Then you agree: If Open Tech advertises their computers as being suitable for running Mac OS X, then Open Tech is breaking the law by helping its customers to infringe on Apple's copyright.

I don't get the impression that you understood solipsism's point.

Quote:
Just possibly Apple might first need to notify Open Tech that no one outside of Apple has a license to install Mac OS X;

I think you need to restate that. If you put a new hard drive in a Mac, and run the install disc, you're basically installing OS X.
post #12 of 74
They are selling a Pentium D based PC. Wow, a PC running Leopard that is probably slower than a PowerPC G5 running Leopard. Yeah, that will sell like hotcakes. Their upper model is an Intel Core 2 Duo for over $1,000. Why would anyone waste money on a POS PC box with no guaranteed compatibility with OS X or any future releases?

Allowing Mac OS X to run on any PC would be a huge mistake. Then it will have all the compatibility problems, just like Windows. Too many mix and match hardware parts leads to problems. Apple's success is based on the stability of OS X, as well as everything else they do.

Macs are selling in record numbers compared to the rest of the market. Apple doesn't need to license OS X to anyone. People are realizing the Mac is worth the money. They are now willing to buy a quality product, not some piece of crap PC box.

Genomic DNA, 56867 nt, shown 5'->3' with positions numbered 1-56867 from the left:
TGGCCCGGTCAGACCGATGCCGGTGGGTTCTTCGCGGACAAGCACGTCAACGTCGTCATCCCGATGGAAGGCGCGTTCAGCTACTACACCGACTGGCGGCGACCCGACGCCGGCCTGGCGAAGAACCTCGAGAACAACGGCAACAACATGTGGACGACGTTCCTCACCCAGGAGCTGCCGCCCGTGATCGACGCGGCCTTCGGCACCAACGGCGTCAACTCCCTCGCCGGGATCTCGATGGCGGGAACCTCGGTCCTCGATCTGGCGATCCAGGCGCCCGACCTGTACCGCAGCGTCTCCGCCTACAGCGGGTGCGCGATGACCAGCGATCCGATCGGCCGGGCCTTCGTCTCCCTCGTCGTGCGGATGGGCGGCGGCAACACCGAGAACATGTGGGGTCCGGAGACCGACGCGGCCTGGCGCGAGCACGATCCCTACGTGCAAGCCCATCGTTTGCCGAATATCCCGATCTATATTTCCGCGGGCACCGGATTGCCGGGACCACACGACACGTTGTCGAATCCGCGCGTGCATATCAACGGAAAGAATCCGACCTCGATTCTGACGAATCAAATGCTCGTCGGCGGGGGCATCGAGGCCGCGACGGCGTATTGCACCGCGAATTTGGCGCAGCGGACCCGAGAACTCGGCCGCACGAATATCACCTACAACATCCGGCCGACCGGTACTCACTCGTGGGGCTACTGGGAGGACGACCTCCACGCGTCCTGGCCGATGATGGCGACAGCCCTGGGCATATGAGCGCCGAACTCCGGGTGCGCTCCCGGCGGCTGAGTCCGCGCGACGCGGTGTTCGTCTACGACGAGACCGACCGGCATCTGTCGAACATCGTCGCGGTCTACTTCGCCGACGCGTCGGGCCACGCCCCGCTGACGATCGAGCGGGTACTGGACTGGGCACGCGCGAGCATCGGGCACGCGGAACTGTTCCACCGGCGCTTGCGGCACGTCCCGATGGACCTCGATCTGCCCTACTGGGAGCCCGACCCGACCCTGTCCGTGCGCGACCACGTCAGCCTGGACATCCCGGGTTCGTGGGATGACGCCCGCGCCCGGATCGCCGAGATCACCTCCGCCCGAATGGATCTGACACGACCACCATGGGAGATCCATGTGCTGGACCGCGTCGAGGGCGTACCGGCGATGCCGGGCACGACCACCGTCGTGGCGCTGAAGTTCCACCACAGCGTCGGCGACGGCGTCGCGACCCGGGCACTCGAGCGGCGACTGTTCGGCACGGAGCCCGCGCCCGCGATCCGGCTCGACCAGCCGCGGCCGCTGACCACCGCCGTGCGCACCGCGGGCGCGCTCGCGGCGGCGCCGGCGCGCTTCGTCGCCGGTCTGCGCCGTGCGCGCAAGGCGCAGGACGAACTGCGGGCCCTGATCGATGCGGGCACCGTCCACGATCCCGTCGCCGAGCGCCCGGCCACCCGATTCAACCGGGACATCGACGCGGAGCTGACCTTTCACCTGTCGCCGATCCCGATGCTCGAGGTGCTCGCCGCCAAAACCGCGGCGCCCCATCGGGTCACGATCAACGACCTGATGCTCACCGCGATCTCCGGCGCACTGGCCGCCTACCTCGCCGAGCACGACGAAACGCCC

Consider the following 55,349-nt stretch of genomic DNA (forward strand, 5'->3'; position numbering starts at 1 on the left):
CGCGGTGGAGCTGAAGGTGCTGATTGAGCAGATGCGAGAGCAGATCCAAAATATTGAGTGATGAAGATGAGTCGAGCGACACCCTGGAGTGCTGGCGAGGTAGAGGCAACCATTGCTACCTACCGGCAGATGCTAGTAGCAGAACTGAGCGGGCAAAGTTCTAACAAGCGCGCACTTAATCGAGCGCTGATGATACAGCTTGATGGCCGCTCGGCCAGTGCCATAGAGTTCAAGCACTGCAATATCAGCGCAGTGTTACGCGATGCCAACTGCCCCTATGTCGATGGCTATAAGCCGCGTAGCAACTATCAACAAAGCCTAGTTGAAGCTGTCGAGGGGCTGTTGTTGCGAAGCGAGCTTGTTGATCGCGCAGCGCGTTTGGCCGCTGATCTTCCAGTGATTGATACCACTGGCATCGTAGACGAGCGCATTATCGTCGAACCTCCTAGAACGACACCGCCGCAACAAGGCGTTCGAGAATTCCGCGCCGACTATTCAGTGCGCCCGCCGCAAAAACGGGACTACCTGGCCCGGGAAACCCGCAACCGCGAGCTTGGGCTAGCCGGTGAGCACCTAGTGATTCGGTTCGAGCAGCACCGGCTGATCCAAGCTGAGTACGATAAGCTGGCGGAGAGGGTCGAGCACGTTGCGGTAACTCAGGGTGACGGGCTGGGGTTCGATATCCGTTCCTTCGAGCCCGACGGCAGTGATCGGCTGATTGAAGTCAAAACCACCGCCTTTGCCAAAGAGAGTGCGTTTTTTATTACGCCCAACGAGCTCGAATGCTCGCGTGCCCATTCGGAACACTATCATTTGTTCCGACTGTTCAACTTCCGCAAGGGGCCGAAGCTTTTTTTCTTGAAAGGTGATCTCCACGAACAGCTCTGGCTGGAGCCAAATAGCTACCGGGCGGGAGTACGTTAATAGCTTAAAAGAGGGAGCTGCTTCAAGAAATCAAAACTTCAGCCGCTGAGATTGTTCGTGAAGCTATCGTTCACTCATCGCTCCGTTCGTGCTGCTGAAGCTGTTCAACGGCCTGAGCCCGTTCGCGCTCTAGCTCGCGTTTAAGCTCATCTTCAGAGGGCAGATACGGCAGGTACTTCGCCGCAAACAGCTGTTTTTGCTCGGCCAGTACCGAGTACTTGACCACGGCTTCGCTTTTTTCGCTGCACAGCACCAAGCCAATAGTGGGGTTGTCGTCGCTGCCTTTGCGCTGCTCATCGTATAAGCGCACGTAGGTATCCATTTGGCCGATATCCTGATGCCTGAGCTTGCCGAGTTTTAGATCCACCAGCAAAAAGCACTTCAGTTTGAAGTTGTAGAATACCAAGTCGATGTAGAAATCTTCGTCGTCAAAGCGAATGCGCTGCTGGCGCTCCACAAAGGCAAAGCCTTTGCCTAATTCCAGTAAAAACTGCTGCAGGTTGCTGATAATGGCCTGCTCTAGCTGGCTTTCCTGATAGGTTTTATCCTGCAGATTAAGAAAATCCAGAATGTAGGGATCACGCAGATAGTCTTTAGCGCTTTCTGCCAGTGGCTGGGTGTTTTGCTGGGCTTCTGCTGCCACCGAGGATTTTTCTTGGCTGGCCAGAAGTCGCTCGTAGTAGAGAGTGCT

post #13 of 74
Quote:
Originally Posted by zunx
Apple, allow Mac OS X on any PC out there and sell billions of Mac OS X copies.

Even more: open Mac OS X and give it for free to make Windows history in three years!

Apple sells an image almost as much as they sell a product. An image of the elite. To allow OS X to be open or run on Windows-based machines would destroy this reputation and cause all sorts of compatibility issues that Windows machines already have. Apple has one hardware to maintain compatibility with; they're the smart ones. Microsoft could take notes. Allowing Mac to run on Windows-based machines would not be a lucrative business move for Apple, it would destroy Apple and make them the same as Microsoft.
post #14 of 74
Quote:
Originally Posted by hillstones View Post